How physical exercise improves your brain work
Research shows different activities have quite specific mental effects – here’s how moving your body could sharpen your ideas.
The brain is often described as being “like a muscle”. It’s a comparison that props up the brain training industry and keeps school children hunched over desks. We judge literacy and numeracy exercises as more beneficial for your brain than running, playing and learning on the move.
But the brain-as-muscle analogy doesn’t quite work. To build up your biceps you can’t avoid flexing them. When it comes to your brain, an oblique approach can be surprisingly effective. In particular, working your body’s muscles can actually benefit your grey matter.
Scientists are showing that the runner’s high and the yogi’s tranquility have profound effects on your brain. Moreover, specific physical activities can markedly alter its structure in precise ways.
A wave of studies exploring the unexpected links between mental and bodily fitness is emerging from labs. This research might give you the impetus to get more active. It can also help you choose the best ways to prepare physically for mental challenges such as exams, interviews and creative projects.
Boost your memory
The part of the brain that responds strongly to aerobic exercise is the hippocampus. Well-controlled experiments in children, adults and the elderly show that this brain structure grows as people get fitter. Since the hippocampus is at the core of the brain’s learning and memory systems, this finding partly explains the memory-boosting effects of improved cardiovascular fitness. As well as slowly improving your memory hardware, exercise can have a more immediate impact on memory formation.
Improve your mental health
Love it or hate it, bouts of physical activity can have potent effects on your mood. The runner’s high – that feeling of elation that follows intense exercise – is real. Even mice get it. It may not be due to an “endorphin rush”, though. Levels of the body’s homemade opiate do rise in the bloodstream, but it’s not clear how much endorphin actually gets into the brain. Instead, recent evidence points to a pleasurable and pain-killing firing of the endocannabinoid system: the psychoactive receptor of cannabis.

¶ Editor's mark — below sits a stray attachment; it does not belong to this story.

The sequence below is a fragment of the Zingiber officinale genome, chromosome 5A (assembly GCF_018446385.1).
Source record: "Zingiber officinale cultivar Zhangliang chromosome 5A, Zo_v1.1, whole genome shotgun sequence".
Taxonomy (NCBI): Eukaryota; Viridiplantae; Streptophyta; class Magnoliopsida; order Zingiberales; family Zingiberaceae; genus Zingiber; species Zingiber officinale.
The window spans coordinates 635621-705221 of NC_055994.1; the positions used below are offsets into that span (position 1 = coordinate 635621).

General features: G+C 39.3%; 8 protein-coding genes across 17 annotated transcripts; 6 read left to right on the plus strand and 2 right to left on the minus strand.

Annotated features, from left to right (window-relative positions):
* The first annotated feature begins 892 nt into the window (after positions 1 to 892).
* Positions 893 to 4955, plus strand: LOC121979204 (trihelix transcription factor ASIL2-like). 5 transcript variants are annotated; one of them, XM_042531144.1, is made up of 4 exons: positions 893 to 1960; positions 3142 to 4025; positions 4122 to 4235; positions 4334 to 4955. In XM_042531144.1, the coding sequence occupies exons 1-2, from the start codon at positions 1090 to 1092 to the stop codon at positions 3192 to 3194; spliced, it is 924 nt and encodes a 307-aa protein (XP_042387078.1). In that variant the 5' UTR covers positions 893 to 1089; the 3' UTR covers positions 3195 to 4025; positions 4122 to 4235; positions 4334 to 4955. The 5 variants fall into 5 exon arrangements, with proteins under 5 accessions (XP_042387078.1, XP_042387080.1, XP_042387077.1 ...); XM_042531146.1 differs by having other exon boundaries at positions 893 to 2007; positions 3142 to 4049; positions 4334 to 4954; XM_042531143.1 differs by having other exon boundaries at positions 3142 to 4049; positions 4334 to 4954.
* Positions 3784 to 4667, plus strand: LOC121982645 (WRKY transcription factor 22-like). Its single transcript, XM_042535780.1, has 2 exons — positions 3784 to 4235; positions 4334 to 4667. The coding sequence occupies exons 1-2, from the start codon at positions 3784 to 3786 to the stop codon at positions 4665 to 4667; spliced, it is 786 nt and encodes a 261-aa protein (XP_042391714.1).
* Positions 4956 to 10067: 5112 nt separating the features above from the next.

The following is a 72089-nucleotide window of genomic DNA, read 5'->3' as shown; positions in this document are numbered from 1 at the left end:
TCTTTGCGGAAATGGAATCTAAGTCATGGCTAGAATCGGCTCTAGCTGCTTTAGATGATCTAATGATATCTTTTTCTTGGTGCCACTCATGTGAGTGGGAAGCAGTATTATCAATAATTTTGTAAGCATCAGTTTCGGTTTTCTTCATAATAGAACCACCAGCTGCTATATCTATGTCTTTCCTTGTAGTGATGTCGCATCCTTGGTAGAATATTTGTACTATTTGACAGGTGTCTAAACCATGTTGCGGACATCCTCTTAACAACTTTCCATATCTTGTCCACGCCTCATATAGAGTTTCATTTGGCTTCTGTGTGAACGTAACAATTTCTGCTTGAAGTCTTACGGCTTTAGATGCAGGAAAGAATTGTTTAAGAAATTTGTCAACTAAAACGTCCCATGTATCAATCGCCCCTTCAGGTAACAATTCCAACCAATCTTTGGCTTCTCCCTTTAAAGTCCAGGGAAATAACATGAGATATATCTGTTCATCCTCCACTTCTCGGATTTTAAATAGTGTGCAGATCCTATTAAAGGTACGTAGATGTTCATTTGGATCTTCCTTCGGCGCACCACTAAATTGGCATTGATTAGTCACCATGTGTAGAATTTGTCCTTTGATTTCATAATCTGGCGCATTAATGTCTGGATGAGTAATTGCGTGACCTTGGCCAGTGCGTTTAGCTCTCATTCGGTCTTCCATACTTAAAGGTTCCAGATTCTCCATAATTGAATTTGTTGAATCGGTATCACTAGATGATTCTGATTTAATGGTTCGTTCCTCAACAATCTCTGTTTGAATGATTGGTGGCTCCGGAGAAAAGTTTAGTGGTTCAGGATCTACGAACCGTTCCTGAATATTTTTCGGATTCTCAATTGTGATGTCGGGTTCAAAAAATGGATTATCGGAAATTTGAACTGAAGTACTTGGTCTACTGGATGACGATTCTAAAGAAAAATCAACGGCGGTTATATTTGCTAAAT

Exercise is also emerging as a promising way to overcome depression. A 2013 meta-analysis cautiously reported that exercise – both aerobic and resistance – was “moderately effective” in treating depressive symptoms. Strikingly, exercise seemed as effective as antidepressant drugs and psychological treatments. The study’s authors identified it as an area crying out for more rigorous investigation.
Slowing cognitive decline
The evidence that staying physically fit keeps your brain healthy into old age is especially compelling. Most concrete is the link between aerobic fitness and cognitive preservation. It pays to get used to regular exercise early, though. The protective effects are clearest before the cognitive signs of old age kick in.
Nor is it all about your heart and lungs. Exercises to improve balance, coordination and agility made a clear impact on the brain structure and cognitive function of a large group of German elderly people. Twice weekly sessions of weightlifting can have a visible neurological impact. Dancing may also be restorative for ageing brains. Just an hour of dance a week, for six months, did little for elderly participants’ aerobic capacity, but the physical and social stimulation bolstered their cognitive wellbeing.
Researchers are still teasing out the critical factors that make exercise such a potent brain tonic. Prime suspects include increased blood flow to the brain, surges of growth hormones and expansion of the brain’s network of blood vessels. It’s also possible that exercise stimulates the birth of new neurons. Until recently, few believed this could happen in adult human brains.
Don’t sit still
The cognitive spillover from exercise reminds us that our brains don’t operate in isolation. What you do with your body impinges on your mental faculties. Sitting still all day, every day, is dangerous. So find something you enjoy, then get up and do it!
Looking forward to seeing you at our classes!